Experiential learning is the process of learning through experience. Relating to engineering education, this could take the form of internships, co-ops, capstone projects or research. Basically, experiential learning bridges the gap between theory and practice. It provides a hands on experience to learn and understand specific practices in engineering. For example, it is one thing to work on the textbook problem of how to achieve better flow to produce a greater output of Chemical A at processing Plant X, and another to be an intern at Plant X seeing first hand where the issue lies in the piping and raw materials and speaking to the workers involved in the production process to find the best solution to get more output.

Internships and cooperative education programs (co-ops) are learning experiences where the student actually works for a company in a given field. Internships are shorter (a summer or a semester) and could be both paid and unpaid, part time or full time. Co-ops are longer and involve a more in depth work experience. Students stop taking classes to work full time (usually 3-6 months at a time), and are typically paid. The longer work experience of a co-op can give students an edge over their peers when they are looking for jobs after graduation.

Capstone projects and research are other ways to gain valuable experience and knowledge in your field. Working on a research project is a great way to apply the theories learned in your studies and explore a topic in greater depth. Similarly, capstone projects combine theory and practical experience to solve a problem or issue.

Not all engineering programs offer experiential learning opportunities. Many have it built into their curriculum. Others do not offer these experiences and the student has to look for them on their own.

Experiential learning is a valuable way to increase your understanding and knowledge of a subject through hands on experience. In addition, experiential learning will increase the student's value in the job market upon graduation. When looking into engineering schools it is beneficial to find out if the program you are considering offers experiential learning.

Many colleges are now offering virtual information sessions due to COVID-19. These sessions are a great way to get information about a school when you can't actually visit the campus. The sessions are often conducted in a webinar format with interactive chat so you can ask any questions you might have. Some schools offer just general info sessions, while others have general sessions as well as sessions on specific majors. Many also offer virtual tours of their campus. This is a great resource to look for to help with the college search. In addition, many colleges look for demonstrated interest in their school from their applicants. Traditionally, this would be shown by college visits and interviews, but with today's changes, signing up for virtual info sessions are also counted. Virtual info sessions are often found on the Visit Campus Page of a college's website. Here are links to a few schools with engineering programs that currently offer virtual information sessions.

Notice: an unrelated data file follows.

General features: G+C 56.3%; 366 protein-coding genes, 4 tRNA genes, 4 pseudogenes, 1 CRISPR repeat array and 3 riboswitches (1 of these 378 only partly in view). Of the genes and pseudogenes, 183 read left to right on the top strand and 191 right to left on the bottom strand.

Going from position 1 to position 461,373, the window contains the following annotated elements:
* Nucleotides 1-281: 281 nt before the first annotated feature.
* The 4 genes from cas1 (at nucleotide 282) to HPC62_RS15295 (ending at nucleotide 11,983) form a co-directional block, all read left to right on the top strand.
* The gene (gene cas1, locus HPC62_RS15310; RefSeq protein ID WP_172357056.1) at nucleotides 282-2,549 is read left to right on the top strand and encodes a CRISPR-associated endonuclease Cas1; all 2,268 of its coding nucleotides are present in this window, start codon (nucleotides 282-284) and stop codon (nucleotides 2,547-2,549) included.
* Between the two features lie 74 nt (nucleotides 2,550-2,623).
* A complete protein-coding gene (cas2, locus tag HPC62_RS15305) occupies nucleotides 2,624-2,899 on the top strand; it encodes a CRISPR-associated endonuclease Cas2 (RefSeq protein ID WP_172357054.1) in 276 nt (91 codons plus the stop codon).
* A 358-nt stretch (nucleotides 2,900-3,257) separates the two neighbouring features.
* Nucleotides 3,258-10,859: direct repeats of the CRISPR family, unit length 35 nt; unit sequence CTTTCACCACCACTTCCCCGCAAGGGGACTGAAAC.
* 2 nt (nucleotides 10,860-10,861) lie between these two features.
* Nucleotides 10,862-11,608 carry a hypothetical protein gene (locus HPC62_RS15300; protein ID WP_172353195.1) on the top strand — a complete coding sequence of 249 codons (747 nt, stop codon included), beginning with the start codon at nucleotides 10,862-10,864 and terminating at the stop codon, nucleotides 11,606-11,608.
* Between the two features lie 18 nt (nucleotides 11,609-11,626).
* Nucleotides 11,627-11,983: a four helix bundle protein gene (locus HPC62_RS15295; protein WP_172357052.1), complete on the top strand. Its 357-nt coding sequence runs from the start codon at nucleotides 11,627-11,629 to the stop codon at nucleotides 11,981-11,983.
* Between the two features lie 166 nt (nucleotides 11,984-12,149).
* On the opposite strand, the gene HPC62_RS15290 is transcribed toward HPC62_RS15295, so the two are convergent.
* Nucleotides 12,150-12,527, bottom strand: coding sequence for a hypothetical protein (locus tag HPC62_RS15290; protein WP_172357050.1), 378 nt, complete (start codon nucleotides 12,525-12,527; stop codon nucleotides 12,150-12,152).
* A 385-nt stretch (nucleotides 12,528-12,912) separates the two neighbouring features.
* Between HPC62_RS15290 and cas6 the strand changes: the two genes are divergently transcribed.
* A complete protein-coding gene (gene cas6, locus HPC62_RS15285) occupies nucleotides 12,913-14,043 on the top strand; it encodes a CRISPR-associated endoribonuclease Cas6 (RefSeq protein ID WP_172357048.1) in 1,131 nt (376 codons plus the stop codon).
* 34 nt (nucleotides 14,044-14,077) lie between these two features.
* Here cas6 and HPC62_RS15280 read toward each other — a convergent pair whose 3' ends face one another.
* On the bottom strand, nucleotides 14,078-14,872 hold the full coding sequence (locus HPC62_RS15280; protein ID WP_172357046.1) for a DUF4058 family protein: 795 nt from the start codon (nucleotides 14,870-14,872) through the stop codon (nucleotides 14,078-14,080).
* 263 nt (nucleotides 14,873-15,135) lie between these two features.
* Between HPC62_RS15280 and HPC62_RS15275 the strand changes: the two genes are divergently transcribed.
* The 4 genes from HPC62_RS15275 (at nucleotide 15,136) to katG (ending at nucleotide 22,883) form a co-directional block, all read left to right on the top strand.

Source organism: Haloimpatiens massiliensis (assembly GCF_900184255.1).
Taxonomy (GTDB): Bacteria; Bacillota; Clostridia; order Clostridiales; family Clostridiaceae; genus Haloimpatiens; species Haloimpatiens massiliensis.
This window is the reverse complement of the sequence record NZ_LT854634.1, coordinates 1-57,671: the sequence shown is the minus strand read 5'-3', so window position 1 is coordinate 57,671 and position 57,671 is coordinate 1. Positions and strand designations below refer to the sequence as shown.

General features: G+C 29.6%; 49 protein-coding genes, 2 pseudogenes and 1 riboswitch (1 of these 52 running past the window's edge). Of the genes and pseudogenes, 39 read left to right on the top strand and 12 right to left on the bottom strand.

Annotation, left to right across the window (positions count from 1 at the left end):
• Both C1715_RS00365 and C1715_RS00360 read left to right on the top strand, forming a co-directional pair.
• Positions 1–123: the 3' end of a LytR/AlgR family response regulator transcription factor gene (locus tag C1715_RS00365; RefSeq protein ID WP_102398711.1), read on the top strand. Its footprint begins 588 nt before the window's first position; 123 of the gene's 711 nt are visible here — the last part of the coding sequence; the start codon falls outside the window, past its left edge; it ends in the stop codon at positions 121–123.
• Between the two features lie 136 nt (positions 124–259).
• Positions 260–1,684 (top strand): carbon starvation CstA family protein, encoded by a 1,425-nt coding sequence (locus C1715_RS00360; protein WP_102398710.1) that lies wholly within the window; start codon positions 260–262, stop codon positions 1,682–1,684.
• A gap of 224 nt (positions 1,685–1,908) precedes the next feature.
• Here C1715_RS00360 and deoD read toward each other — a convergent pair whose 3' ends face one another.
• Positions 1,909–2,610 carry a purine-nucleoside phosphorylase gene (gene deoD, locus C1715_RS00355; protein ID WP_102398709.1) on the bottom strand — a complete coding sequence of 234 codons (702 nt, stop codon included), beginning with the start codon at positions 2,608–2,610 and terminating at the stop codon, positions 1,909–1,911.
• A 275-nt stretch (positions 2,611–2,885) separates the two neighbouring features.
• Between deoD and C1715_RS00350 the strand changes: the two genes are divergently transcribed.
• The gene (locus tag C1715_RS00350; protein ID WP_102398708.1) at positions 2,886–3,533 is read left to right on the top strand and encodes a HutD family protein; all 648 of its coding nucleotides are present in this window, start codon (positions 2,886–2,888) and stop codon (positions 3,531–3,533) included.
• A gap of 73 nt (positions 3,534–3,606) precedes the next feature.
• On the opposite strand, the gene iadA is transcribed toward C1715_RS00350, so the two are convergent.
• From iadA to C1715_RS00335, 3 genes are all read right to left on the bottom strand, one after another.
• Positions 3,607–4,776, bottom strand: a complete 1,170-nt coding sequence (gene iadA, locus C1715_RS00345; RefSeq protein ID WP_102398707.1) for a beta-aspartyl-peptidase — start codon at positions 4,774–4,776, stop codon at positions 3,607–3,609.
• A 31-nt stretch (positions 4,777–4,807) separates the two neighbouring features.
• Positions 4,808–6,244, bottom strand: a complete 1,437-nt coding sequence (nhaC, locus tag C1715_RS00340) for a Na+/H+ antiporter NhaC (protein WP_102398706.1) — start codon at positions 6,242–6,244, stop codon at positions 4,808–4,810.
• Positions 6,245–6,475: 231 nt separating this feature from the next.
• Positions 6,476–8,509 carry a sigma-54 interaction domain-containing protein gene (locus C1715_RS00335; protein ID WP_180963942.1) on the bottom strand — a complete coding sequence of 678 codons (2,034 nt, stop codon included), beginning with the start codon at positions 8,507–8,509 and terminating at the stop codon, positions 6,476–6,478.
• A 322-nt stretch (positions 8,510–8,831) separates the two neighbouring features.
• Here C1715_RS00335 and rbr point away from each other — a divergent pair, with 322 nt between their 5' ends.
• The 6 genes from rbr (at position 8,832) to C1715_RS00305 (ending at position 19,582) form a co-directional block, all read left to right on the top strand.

Georgia Tech 

Carnegie Mellon University 

Perdue University 

Virginia Tech 

Johns Hopkins University 

University of Wisconsin 

After deciding which engineering field you are interested in, it is a good idea to visit schools that have that program. Every college has its own personality and all schools do not follow the same programs of instruction. This is something every student needs to consider when deciding if that school is the one for them. When you go on some college tours, you will start to see what aspects of schools you like, or do not like. This is the best way to start narrowing down choices of schools. By going on different campuses you will get a feel of what each school is like. The size and look of the campus, what the facilities and classrooms are like, and what the class sizes are will give you an indication of what is best for you. Try to take the engineering school tour at each school, if possible. An engineering tour will give more insight into what the curriculum is like and what life as a student in their program will be like. In addition, talking to current students and speaking to administrators about the specifics of the program you are interested in will give you more information. The administrators can also provide more specifics on the requirements for admittance to their program.

If you are not sure where to begin, first start exploring colleges that may be a short distance from where you live. This is a great way to start narrowing down what type of schools you are interested in without spending a lot of time and money.